LAST week, a routine matter made headlines. The government approved appointments of trade ministers in several Pakistani embassies, including our high commission in New Delhi. Suddenly, several circles started speculating that Pakistan was about to open trade with India. Sensing the uproar, the government clarified that there was no change in Islamabad’s policy on trade with India.
The incident raised a broader question on how Pakistan should pursue geo-economics if it chooses not to trade with its neighbours. Geo-economics essentially means leveraging geography to enhance the socioeconomic well-being of the people. For Pakistan, geo-economics calls for enhancing trade with its four neighbours — Afghanistan, China, India and Iran.
Trade relations are a formidable peace constituency. The most instructive is the example of the European Union. Other regions, like those constituting Asean, have also discovered the huge benefits of regional trade for their people. South Asia, however, remains the least integrated region of the world. No doubt, much of the blame can be apportioned to India, which has not encouraged regional integration, allowed conflicts to fester, and kept Saarc marginalised.
Yet, at the end of the day, it is the South Asian countries that suffer more from intraregional conflict than India does. One major reason is that India, because of its economic size and military muscle, has become relevant for the US’s Indo-Pacific strategy to contain China. The US tilt towards India has emboldened the Indian leadership to pursue aggressive Hindutva-driven policies, destabilising the region and even the Indian polity, compromising the promise of regional trade.
What Pakistan needs is a change of mindset.
So, what should Pakistan do under the circumstances? Should trade with neighbours be hostage to disputes or differences? Or should we begin to view trade relations with our neighbours through the prism of geo-economics and socioeconomic well-being of the people of Pakistan? Our trade with Afghanistan had expanded to over $3 billion, but has shrunk since then despite the heavy dependence of Afghanistan on trade with and through Pakistan. With Iran, US sanctions have kept us away from substantial bilateral trade. We did not avail the innovative solutions that were available, such as border markets. The result is that the bordering regions of Pakistan continue to receive smuggled goods from Iran with no net gain for Pakistan’s exchequer.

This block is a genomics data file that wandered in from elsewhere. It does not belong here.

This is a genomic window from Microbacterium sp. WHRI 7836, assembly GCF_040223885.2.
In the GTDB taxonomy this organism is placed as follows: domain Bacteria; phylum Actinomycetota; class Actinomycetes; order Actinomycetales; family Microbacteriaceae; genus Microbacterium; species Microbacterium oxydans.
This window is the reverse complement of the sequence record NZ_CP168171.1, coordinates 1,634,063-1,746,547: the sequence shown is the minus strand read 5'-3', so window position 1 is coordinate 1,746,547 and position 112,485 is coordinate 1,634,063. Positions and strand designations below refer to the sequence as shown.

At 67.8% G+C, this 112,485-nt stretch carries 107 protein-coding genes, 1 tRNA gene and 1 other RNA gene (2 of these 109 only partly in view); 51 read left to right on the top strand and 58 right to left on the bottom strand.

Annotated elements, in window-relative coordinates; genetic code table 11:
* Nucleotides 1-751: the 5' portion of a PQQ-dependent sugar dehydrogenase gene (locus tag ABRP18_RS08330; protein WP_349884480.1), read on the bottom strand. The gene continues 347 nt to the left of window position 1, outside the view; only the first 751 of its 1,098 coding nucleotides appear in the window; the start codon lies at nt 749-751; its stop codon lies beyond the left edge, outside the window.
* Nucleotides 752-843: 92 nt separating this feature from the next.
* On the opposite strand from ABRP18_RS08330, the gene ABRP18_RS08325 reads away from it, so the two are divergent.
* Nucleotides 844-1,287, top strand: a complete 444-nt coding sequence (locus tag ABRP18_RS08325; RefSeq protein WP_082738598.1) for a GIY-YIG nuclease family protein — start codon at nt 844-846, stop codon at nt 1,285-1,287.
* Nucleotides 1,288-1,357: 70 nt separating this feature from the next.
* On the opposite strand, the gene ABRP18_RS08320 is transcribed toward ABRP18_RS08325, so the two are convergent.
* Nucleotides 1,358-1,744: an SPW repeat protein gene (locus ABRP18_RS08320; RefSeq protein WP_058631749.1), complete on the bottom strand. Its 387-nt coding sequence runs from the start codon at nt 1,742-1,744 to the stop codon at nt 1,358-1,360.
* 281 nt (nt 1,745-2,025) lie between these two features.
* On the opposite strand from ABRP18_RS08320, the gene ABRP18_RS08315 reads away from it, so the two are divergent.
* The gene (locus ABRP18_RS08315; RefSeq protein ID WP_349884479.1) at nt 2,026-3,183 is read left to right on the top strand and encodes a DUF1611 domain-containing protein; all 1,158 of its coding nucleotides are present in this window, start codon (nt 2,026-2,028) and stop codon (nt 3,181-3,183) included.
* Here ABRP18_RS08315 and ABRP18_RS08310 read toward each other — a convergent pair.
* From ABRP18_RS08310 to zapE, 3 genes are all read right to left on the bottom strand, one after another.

With China, bilateral trade did receive a boost after the Free Trade Agreement of 2006, but the balance of trade is largely in China’s favour. With India, during the peace process (2004-8), bilateral trade had jumped to over $3.6bn. But since August 2019, all trade ties remain suspended.
Likewise, transit trade if handled well can bring enormous benefits to transit countries. However, the Pakistan-Afghanistan transit trade has often been misused, leading to the flooding of Pakistani markets with smuggled goods. India has often asked for the transit of its goods to Afghanistan and Central Asia, but the pressures this could generate for our roads and customs infrastructure have inhibited progress.
Does this mean that Pakistan should continue to lose the enormous benefits that can accrue to it by establishing trade and investment relations with its neighbours? The obvious answer is that we should not. Look at India and China, which despite their border and other disputes, have a thriving bilateral trade that has now touched the figure of $125bn. Likewise, China and the US maintain a robust trade and investment relationship despite the onset of strategic competition between them.
What Pakistan needs is a change of mindset. Nothing should matter more to our policymakers than the socioeconomic well-being of our people, which in turn would enhance our national security. The world is changing rapidly. Nations have learned that cooperation and competition can coexist as long as there is mutuality of benefit.
No confidence-building measure is more potent than bilateral trade as it can help reduce mutual distrust and position countries to address tougher issues on the bilateral agenda. In economic terms as well, low transportation costs, availability of road and rail links, and socially identical consumer bases provide a clear edge to trading with neighbours. The economic activity thus generated provides our traders access to vast regional markets. We need a whole new approach to positively engaging with all our neighbours in securing for our traders more opportunities of balanced and mutually beneficial trade and investment opportunities, in the larger interest of economic security of the people of Pakistan. In due course, trade and investment ties can become a building block towards durable peace in South Asia.
The writer, a former foreign secretary, is director general of the Institute of Strategic Studies Islamabad, and author of Diplomatic Footprints.
Published in Dawn, May 18th, 2022